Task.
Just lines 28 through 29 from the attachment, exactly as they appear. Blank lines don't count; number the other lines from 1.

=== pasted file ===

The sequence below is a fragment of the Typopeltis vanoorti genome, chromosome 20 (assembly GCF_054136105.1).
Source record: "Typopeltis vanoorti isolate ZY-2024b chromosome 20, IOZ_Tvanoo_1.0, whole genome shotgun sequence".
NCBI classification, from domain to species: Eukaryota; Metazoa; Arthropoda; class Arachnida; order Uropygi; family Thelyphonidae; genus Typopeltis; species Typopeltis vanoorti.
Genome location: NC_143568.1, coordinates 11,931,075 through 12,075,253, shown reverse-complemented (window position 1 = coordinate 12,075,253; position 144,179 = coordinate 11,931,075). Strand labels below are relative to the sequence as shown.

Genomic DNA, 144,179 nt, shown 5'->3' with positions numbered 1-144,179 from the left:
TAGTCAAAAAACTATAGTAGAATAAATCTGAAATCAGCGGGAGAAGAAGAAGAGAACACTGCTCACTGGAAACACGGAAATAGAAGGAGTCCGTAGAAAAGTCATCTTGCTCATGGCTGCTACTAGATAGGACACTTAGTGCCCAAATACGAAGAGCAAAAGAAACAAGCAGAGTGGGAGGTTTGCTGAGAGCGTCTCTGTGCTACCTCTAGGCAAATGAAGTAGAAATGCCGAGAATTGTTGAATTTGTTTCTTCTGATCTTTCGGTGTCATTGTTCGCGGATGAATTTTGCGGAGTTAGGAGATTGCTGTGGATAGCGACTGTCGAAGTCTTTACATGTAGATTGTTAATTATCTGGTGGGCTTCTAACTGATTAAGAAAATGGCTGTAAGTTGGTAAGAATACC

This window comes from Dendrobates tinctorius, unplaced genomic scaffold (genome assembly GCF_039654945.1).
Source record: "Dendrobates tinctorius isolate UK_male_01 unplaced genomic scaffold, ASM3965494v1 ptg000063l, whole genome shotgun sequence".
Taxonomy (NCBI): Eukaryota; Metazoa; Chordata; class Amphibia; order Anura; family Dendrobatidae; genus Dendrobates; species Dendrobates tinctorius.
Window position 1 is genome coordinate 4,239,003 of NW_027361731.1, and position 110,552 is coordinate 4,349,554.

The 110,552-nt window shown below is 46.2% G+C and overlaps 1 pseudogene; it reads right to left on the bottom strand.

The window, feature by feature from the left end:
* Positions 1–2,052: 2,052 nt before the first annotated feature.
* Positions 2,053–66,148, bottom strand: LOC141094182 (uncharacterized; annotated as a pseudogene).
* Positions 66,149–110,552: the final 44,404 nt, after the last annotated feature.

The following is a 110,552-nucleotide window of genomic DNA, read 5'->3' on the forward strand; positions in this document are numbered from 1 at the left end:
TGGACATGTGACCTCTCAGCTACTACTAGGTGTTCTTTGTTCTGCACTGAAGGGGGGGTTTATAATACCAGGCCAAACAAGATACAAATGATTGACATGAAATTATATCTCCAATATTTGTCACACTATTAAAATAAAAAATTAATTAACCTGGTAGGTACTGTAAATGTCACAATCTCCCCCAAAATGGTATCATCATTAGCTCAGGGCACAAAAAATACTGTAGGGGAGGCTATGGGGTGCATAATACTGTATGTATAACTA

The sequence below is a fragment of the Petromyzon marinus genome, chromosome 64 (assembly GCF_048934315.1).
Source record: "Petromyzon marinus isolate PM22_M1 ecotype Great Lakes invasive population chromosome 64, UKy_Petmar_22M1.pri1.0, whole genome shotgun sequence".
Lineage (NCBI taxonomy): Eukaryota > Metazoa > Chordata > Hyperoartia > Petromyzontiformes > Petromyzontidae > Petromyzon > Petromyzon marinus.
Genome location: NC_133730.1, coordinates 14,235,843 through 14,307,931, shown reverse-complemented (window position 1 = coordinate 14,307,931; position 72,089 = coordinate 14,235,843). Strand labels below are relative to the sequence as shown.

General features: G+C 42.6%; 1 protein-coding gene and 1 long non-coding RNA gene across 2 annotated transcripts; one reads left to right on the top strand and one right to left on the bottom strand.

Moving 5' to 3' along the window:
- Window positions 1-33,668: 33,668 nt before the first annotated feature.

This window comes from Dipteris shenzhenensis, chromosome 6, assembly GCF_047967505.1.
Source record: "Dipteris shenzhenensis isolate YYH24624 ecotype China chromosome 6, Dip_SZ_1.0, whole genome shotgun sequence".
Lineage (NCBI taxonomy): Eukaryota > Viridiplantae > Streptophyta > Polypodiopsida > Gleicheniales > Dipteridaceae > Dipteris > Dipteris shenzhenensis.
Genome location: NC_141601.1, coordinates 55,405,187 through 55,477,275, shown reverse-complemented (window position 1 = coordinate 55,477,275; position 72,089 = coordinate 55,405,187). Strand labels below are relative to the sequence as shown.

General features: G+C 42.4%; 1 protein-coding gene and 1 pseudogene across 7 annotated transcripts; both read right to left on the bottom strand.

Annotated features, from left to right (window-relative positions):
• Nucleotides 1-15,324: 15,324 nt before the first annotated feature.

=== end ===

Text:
Genome location: NC_141601.1, coordinates 55,405,187 through 55,477,275, shown reverse-complemented (window position 1 = coordinate 55,477,275; position 72,089 = coordinate 55,405,187). Strand labels below are relative to the sequence as shown.

General features: G+C 42.4%; 1 protein-coding gene and 1 pseudogene across 7 annotated transcripts; both read right to left on the bottom strand.